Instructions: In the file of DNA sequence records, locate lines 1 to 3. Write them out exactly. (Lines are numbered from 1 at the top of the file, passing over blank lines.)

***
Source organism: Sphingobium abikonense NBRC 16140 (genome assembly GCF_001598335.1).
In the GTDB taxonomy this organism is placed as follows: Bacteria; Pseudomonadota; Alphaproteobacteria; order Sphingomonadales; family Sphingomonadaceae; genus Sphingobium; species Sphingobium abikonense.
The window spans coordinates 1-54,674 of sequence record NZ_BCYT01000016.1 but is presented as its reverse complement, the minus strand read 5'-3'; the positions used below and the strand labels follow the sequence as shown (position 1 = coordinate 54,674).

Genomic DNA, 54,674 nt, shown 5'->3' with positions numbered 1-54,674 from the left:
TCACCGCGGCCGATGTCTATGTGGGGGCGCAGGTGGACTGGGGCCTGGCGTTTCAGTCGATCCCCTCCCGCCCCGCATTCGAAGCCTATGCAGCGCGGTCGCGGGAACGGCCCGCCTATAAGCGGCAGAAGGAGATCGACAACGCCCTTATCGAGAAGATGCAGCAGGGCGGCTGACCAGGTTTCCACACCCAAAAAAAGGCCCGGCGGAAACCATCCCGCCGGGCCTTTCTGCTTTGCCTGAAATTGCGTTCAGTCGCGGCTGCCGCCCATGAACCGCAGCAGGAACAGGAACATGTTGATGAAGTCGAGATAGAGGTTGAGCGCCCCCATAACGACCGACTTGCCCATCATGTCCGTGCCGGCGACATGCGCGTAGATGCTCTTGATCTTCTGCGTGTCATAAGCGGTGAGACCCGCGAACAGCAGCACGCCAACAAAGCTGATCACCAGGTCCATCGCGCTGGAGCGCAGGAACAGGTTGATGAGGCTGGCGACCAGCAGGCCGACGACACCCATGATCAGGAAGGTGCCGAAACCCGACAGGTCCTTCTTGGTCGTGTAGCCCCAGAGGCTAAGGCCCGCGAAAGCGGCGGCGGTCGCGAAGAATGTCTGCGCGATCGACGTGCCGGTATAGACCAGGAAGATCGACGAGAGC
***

Source organism: Sphingobium abikonense NBRC 16140 (genome assembly GCF_001598335.1).
In the GTDB taxonomy this organism is placed as follows: Bacteria; Pseudomonadota; Alphaproteobacteria; order Sphingomonadales; family Sphingomonadaceae; genus Sphingobium; species Sphingobium abikonense.
The window spans coordinates 1-54,674 of sequence record NZ_BCYT01000016.1 but is presented as its reverse complement, the minus strand read 5'-3'; the positions used below and the strand labels follow the sequence as shown (position 1 = coordinate 54,674).